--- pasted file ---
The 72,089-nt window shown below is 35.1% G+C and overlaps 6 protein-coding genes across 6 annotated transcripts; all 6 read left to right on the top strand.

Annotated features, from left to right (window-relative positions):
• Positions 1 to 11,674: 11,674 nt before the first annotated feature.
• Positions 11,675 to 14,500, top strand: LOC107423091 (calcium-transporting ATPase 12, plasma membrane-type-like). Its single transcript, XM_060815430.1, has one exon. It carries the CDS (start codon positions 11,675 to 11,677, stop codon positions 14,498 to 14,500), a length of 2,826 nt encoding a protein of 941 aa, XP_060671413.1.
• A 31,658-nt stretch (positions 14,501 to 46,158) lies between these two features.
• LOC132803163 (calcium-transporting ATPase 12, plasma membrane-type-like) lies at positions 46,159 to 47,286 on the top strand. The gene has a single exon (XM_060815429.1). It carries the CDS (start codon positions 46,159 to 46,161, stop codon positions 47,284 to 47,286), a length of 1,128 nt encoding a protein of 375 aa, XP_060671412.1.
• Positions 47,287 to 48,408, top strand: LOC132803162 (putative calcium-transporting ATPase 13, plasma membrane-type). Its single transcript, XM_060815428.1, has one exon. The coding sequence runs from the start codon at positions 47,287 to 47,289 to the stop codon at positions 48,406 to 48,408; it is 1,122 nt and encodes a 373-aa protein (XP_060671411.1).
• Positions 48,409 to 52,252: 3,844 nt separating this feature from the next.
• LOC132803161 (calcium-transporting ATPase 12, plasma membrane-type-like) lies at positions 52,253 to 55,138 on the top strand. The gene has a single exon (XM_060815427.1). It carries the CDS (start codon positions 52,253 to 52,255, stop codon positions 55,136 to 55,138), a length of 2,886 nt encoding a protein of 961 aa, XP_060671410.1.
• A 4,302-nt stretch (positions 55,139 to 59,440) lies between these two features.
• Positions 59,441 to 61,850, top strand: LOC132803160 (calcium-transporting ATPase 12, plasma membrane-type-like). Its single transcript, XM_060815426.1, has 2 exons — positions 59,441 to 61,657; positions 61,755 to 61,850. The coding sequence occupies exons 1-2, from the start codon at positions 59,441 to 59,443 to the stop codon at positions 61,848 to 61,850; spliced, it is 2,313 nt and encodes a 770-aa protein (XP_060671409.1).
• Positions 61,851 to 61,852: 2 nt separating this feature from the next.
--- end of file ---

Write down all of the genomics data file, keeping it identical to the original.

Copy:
The 72,089-nt window shown below is 35.1% G+C and overlaps 6 protein-coding genes across 6 annotated transcripts; all 6 read left to right on the top strand.

Annotated features, from left to right (window-relative positions):
• Positions 1 to 11,674: 11,674 nt before the first annotated feature.
• Positions 11,675 to 14,500, top strand: LOC107423091 (calcium-transporting ATPase 12, plasma membrane-type-like). Its single transcript, XM_060815430.1, has one exon. It carries the CDS (start codon positions 11,675 to 11,677, stop codon positions 14,498 to 14,500), a length of 2,826 nt encoding a protein of 941 aa, XP_060671413.1.
• A 31,658-nt stretch (positions 14,501 to 46,158) lies between these two features.
• LOC132803163 (calcium-transporting ATPase 12, plasma membrane-type-like) lies at positions 46,159 to 47,286 on the top strand. The gene has a single exon (XM_060815429.1). It carries the CDS (start codon positions 46,159 to 46,161, stop codon positions 47,284 to 47,286), a length of 1,128 nt encoding a protein of 375 aa, XP_060671412.1.
• Positions 47,287 to 48,408, top strand: LOC132803162 (putative calcium-transporting ATPase 13, plasma membrane-type). Its single transcript, XM_060815428.1, has one exon. The coding sequence runs from the start codon at positions 47,287 to 47,289 to the stop codon at positions 48,406 to 48,408; it is 1,122 nt and encodes a 373-aa protein (XP_060671411.1).
• Positions 48,409 to 52,252: 3,844 nt separating this feature from the next.
• LOC132803161 (calcium-transporting ATPase 12, plasma membrane-type-like) lies at positions 52,253 to 55,138 on the top strand. The gene has a single exon (XM_060815427.1). It carries the CDS (start codon positions 52,253 to 52,255, stop codon positions 55,136 to 55,138), a length of 2,886 nt encoding a protein of 961 aa, XP_060671410.1.
• A 4,302-nt stretch (positions 55,139 to 59,440) lies between these two features.
• Positions 59,441 to 61,850, top strand: LOC132803160 (calcium-transporting ATPase 12, plasma membrane-type-like). Its single transcript, XM_060815426.1, has 2 exons — positions 59,441 to 61,657; positions 61,755 to 61,850. The coding sequence occupies exons 1-2, from the start codon at positions 59,441 to 59,443 to the stop codon at positions 61,848 to 61,850; spliced, it is 2,313 nt and encodes a 770-aa protein (XP_060671409.1).
• Positions 61,851 to 61,852: 2 nt separating this feature from the next.